The easing of Covid-19 restraints in Vietnam’s embattled industrial heartland may be backfiring.
The “gradual reopening” of Ho Chi Minh City, the epicenter of the Southeast Asian nation’s worst viral outbreak, was meant to promote economic recovery after four months of mobility curbs, yet an exodus of factory employees returning to their home provinces could plunge supply chains into greater turbulence ahead of the busiest shopping season of the year.
Tens of thousands have already fled Ho Chi Minh City and the adjoining provinces of Binh Duong, Dong Nai and Long An, stoking fears of a reverse migration that could see as many as 2.1 million of the region’s 3.5 million workers depart, authorities said. A labor dearth would not only compound the supply chain snarl wrought by congested ports, container shortages and other productivity bottlenecks, but it could also undermine years of investments by global businesses seeking a cheaper and less politically contentious alternative to China.
A slew of workers had also slipped back to their villages during an increasingly strict lockdown in the southern belt that saw suppliers coral their employees in a single location under the health ministry’s “three-in-one spot” guidelines, slow down production or close up shop altogether, leaving brands such as Adidas and Nike scrambling for merchandise in the ramp-up to Black Friday and Christmas. Migrant workers were either confined to their workplaces or left in a holding pattern with reduced or no pay that forced them to subsist on meager savings and government assistance until they ran out of money, patience or both. Unless authorities can inspire confidence among workers, coaxing them to return to Ho Chi Minh City, experts say, the prospect of long-dormant assembly lines catching up in time grows ever dimmer.
One case in point is Pouyuen Vietnam, a subsidiary of Taiwan’s Pou Chen Corp., the world’s largest athletic footwear manufacturer. The Adidas and Nike supplier restarted production last week with less than one-third of its workers, according to Vietnamese news outlet Zing. More than 400,000 of its workers have not returned, hindering its goal of returning to full capacity by mid-November.
“Tech and textile and garment producers may see an increase in production rate from mid-October to meet the delivery orders for the holiday shopping season in November and December for the U.S and EU markets,” May Yimon Aung, risk intelligence analyst at Everstream Analytics, told Sourcing Journal. “This, however, can only be achieved by working around the clock with sufficient labor capacity.”
Vietnam’s garment industry, briefly the second-largest exporter of clothing after China, could experience as much as a 37 percent reduction in workers for the rest of the year, Vietnam Textile & Apparel Association Chairman Vu Duc Giang told Bloomberg News, hampering its ability to meet its $39 billion export target for 2021. While the country’s footwear exports surpassed $13.3 billion in the first nine months of 2021, according to the Vietnam Leather, Footwear and Handbag Association, they tumbled 44.2 percent year over year to roughly $700 million in September.
Despite chatter that companies may be pivoting back to China, Aung says Vietnam will remain attractive for foreign businesses because of its low-cost labor, strategic geographical location and plans to achieve a “new normal” by the end of October. China, in any case, is grappling with its own manufacturing squeeze. “With China tightening its energy consumption rate for production, it is unlikely that manufacturers will move back,” she said.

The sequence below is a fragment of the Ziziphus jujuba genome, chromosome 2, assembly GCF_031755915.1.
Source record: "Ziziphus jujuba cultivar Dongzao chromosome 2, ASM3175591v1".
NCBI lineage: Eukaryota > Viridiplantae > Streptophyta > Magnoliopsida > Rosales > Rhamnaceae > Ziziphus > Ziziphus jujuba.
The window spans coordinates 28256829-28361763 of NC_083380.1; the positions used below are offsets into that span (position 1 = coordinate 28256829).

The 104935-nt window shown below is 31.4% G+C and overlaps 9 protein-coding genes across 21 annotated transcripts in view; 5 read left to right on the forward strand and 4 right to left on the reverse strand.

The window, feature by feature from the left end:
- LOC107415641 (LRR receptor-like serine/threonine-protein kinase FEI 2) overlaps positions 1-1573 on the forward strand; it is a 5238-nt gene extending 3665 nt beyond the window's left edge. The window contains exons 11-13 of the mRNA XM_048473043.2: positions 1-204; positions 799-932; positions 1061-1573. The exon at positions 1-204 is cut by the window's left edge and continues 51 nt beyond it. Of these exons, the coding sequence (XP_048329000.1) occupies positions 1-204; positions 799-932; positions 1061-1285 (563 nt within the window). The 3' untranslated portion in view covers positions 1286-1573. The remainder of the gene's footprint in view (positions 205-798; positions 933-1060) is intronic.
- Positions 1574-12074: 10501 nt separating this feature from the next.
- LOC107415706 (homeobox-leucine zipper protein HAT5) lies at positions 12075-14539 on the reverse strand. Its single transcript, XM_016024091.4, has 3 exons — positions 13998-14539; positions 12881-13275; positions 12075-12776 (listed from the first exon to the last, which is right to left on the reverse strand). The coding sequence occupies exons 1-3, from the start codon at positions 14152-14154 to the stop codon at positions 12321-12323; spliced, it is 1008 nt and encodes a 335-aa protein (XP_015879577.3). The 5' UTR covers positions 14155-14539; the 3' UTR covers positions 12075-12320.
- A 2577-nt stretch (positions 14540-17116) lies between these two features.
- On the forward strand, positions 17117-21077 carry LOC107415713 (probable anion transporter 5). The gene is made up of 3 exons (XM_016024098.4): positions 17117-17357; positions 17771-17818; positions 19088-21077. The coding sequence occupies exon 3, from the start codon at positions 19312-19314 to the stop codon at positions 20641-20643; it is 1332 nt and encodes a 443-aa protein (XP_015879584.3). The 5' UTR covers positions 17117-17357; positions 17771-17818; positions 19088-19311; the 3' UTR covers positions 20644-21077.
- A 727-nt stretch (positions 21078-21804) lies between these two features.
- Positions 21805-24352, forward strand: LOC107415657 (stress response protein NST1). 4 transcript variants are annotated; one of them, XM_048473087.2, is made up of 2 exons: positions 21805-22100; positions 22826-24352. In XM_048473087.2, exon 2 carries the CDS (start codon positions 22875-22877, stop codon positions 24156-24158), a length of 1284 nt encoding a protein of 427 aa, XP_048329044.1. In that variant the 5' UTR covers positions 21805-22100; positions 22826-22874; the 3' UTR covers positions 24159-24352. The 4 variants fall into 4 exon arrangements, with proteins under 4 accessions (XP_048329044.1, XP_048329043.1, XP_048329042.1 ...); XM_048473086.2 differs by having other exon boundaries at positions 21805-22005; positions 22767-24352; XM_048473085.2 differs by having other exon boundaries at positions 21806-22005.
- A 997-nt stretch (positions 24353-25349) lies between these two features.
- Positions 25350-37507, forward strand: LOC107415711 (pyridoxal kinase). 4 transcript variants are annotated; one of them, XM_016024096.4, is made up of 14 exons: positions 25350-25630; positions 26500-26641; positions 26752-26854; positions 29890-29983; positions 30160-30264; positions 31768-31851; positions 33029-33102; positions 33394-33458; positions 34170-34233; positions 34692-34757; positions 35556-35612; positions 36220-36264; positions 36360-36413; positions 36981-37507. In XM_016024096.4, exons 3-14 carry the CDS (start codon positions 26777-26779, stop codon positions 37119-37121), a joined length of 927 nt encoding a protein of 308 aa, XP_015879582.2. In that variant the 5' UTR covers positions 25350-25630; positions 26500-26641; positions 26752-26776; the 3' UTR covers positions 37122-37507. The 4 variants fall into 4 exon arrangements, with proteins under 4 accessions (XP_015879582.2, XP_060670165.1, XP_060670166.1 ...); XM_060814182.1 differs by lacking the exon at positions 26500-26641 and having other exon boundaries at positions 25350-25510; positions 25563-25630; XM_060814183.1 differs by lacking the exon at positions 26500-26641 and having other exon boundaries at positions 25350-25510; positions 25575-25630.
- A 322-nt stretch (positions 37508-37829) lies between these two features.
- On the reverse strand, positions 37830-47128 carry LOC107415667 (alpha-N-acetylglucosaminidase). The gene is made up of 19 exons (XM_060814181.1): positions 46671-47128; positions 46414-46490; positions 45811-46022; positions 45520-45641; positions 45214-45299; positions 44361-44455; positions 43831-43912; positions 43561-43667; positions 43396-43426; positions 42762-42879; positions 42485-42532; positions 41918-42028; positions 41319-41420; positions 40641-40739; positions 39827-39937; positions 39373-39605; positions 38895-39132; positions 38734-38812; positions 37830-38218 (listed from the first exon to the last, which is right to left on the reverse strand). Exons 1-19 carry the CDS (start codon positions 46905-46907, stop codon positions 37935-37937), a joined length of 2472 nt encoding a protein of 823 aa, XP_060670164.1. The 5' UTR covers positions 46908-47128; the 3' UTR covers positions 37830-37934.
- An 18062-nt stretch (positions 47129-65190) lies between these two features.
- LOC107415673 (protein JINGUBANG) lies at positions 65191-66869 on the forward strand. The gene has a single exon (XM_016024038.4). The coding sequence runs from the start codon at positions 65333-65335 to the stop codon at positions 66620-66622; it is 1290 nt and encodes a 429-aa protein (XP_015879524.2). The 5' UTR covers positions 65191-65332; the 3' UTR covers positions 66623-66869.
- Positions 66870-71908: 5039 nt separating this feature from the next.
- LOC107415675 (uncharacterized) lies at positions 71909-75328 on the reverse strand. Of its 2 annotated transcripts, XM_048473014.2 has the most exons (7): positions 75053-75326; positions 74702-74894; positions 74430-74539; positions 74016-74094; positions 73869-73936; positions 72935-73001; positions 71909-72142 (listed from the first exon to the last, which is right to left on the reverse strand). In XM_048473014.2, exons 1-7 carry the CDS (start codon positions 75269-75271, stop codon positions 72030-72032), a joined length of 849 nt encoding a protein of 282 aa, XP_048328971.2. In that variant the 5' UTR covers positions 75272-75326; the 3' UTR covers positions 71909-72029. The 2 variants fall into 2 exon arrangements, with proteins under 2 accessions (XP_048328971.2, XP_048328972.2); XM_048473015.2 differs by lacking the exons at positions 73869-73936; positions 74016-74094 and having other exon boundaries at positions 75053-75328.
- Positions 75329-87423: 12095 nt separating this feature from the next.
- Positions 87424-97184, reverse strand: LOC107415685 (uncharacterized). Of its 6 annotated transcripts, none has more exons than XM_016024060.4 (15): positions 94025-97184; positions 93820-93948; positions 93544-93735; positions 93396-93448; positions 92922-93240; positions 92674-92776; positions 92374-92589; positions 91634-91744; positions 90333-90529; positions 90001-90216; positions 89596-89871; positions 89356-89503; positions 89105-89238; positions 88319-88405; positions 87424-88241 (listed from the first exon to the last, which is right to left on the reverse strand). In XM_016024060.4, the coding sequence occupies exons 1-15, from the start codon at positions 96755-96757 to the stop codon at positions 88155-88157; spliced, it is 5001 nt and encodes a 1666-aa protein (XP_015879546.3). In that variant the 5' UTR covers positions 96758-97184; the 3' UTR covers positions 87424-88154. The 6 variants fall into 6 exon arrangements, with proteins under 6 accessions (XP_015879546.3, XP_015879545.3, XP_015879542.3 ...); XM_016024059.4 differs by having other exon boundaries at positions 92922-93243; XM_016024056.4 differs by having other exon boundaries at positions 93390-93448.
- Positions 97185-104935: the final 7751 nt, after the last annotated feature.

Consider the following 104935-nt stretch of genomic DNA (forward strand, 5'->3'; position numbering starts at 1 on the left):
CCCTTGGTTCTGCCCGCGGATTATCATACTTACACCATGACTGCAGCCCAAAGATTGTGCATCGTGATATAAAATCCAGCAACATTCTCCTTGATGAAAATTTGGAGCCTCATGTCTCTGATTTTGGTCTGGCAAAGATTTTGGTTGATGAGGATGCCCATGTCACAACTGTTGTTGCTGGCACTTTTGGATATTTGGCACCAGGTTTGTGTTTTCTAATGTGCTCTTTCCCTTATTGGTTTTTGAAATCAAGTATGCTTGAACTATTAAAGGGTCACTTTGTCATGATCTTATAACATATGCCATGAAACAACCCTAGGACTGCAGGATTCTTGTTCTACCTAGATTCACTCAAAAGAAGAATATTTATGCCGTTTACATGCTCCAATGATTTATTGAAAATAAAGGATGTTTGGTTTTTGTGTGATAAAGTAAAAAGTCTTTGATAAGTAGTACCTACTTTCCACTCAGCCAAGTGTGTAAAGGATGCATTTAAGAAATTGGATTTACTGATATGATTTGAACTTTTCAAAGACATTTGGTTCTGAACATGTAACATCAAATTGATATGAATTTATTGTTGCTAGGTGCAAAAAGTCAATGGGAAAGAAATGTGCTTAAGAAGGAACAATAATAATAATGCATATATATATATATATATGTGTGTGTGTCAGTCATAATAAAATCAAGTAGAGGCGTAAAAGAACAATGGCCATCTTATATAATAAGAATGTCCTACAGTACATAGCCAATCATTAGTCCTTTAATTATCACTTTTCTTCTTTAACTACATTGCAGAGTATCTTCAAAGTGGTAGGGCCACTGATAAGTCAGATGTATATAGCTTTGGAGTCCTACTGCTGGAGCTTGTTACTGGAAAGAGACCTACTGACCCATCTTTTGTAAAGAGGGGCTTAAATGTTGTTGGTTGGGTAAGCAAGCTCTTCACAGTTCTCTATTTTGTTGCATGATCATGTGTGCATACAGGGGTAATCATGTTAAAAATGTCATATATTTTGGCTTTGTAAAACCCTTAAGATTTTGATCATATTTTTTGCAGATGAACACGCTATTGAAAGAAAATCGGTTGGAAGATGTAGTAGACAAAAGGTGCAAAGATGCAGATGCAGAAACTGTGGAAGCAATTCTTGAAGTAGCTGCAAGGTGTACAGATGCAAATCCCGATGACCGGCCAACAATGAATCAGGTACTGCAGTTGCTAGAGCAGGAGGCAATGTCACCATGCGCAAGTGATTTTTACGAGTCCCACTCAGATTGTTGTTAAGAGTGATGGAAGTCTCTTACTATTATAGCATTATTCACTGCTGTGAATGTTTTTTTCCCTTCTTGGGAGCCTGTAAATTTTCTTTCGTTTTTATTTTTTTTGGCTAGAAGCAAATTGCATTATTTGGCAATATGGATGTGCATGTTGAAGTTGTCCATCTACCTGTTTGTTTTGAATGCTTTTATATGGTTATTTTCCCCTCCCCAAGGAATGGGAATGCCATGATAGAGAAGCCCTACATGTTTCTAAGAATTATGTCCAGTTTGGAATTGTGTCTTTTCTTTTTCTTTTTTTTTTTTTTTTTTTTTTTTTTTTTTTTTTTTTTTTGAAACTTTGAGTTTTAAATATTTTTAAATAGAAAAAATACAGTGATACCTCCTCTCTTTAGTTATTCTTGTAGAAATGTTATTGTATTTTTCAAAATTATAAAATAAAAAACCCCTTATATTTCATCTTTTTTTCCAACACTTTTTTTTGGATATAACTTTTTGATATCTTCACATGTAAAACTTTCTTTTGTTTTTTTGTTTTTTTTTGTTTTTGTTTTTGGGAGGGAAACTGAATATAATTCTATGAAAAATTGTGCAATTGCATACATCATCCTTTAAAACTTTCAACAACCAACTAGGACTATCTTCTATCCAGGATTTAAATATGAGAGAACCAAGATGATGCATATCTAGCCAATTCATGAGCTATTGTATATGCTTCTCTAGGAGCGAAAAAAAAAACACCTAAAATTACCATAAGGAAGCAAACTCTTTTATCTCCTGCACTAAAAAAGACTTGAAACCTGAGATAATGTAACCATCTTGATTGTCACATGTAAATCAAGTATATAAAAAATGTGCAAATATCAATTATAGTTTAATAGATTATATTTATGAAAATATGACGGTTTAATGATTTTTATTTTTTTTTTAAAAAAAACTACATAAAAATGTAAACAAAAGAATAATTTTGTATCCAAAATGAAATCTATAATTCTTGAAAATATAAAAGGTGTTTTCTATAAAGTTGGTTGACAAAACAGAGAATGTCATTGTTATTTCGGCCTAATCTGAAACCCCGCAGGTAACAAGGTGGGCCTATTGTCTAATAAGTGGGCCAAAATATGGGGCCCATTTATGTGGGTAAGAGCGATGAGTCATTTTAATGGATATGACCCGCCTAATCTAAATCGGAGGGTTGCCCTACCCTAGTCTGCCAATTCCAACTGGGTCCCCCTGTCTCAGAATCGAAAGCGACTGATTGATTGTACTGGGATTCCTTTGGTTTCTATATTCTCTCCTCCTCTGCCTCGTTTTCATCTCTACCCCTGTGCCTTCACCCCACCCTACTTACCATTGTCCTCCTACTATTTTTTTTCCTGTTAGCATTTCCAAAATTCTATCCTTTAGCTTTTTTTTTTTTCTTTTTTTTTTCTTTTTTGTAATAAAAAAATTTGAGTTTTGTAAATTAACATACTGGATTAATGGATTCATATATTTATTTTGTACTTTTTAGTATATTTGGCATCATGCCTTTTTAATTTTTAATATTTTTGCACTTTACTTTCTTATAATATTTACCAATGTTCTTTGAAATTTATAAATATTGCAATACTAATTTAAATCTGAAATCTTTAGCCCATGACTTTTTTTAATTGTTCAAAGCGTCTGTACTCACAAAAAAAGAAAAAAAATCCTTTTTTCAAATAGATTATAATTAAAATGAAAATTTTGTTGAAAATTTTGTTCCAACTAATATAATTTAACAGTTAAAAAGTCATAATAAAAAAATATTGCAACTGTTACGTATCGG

But fears continue to abound. Though 98 percent of Ho Chi Minh City’s adults have received at least one dose and nearly half have been given two, Vietnam’s overall vaccination rate remains among the lowest in Asia, with only 16 percent of its 98-million-strong population fully inoculated. To date, the country has logged 843,000 infections and 20,670 Covid-19-related deaths. The American Apparel and Footwear Association, whose members include J.Crew, Patagonia and Calvin Klein parent PVH Corp., has urged the Biden administration to make more vaccines available to Vietnam.
Brands with significant sourcing in Vietnam are already steeling themselves for tough times ahead. Nike, which derives more than 40 percent of its products from Vietnam, recently slashed its sales forecast, citing the loss of 10 weeks of production that created a “gap to the flow of inventory” scheduled for delivery starting mid-October. Abercrombie & Fitch, Gap, Urban Outfitters and others have also warned of sparser shelves or delays. Even smaller brands aren’t immune.
“The global supply chain is in disarray, and like many brands, we have been impacted by various factories closing due to lockdown restrictions,” Michael Preysman, founder and until recently CEO of Everlane, which also sources 40 percent of its products from Vietnam, told Sourcing Journal. “This is causing production constraints and multi-week delays.”
Preysman says the industry is “living in a new normal” where the stability of 2019 may not return for another three to five years. “With the holiday season coming up, our team is doing everything possible to mitigate delays,” he said. “We’re partnering closely with our factories and booking capacity for transport, while continuing to make mindful decisions around health and safety.”